Enjoy GoComics?

A Recent Favorite:

Uh Oh, Nothing Here Yet

Why don't you go browse some Comics or Editorials and pick a few to favorite?

Recent Comments

  1. whims commented on FoxTrot 8 months ago

    Too much salt on the fries, prefers sucrose to fructose in his cobbler. Sucrose is better than fructose? That’s a thing, now?

  2. whims commented on FoxTrot Classics 10 months ago

    It ends on a cliff-hanger. Does he pass the water, or does he catch the subtext in the request?

  3. whims commented on FoxTrot Classics 12 months ago

    He also appears to be writing his game in Pascal, so when he says 1000 times harder, he may not be talking about gameplay….

  4. whims commented on FoxTrot about 1 year ago

    Sandworms hunt anything that makes a rhythmic thumping sound. Jason has constructed an elaborate consequence to her choice of music.

  5. whims commented on FoxTrot over 1 year ago

    It’s the trigonometric tangent function: in degrees, tan(135)=-1, etc….

  6. whims commented on FoxTrot Classics over 1 year ago

    He hasn’t heard about the work the advertisement department at Google has done with self-driving billboards?

  7. whims commented on FoxTrot Classics over 1 year ago

    Also wrong kind of ground, but much tastier than the respective alternatives.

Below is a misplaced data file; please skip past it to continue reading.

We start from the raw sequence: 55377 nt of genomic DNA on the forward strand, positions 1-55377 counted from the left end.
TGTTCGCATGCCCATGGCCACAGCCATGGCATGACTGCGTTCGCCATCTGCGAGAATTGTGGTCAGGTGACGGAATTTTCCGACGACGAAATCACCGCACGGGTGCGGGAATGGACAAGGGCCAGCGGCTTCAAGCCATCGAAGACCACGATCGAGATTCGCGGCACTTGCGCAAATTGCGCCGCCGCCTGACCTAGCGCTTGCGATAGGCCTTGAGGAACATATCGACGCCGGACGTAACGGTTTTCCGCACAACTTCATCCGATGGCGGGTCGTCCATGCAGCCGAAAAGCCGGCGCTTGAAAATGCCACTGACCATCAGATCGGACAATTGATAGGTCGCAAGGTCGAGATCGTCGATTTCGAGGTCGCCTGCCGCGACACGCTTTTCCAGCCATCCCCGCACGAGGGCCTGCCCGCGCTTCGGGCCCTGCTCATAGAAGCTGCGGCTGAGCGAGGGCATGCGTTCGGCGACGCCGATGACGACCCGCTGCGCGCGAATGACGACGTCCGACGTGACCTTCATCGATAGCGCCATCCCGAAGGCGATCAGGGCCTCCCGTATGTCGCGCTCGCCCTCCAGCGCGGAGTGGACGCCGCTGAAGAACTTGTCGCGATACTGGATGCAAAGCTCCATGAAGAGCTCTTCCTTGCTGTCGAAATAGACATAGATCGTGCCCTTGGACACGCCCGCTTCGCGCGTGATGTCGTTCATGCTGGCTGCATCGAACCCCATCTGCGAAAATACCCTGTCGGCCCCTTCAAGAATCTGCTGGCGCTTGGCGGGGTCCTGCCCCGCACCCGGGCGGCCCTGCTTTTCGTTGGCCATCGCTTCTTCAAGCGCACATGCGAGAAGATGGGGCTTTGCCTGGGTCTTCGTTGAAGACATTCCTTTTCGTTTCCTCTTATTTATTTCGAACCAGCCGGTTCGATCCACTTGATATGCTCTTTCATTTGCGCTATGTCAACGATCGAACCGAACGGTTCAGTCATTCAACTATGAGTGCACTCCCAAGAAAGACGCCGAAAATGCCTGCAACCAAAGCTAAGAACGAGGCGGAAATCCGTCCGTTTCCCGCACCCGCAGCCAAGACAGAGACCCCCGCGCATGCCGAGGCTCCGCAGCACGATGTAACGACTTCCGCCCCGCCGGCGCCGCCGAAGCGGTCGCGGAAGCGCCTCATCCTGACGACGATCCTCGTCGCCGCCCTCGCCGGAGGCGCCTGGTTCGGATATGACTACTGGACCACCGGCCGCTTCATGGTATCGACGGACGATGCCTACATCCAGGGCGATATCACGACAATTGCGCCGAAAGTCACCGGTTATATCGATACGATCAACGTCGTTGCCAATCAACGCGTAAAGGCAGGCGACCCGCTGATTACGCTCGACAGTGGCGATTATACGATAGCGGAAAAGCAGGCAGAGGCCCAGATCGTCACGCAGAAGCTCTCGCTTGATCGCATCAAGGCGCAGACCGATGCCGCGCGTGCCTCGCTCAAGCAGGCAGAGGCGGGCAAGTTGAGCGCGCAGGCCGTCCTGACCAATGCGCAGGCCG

8. whims commented on FoxTrot Classics almost 2 years ago

    Overpowered characters, magic items, and monsters aren’t unusual when children Jason’s age play D&D, and ad hoc rule extensions are traditional anyway, so having Jason not only be a “munchkin”, but an absurdly over-achieving one using ridiculous but consistent rule extensions might be an intentional gag.

  9. whims commented on FoxTrot Classics about 2 years ago

    His loop counts from one, not zero, so you can tell he’s more familiar with another language.

  10. whims commented on FoxTrot Classics over 2 years ago

    LegalEagle48 has it right: in American English, one syllable for ‘poem’ is valid (if not always preferred, according to Merriam-Webster Collegiate 10th ed.), and haiku would be two syllables.

    I wonder if the pronunciation of poem is one of those distinctive regional variations….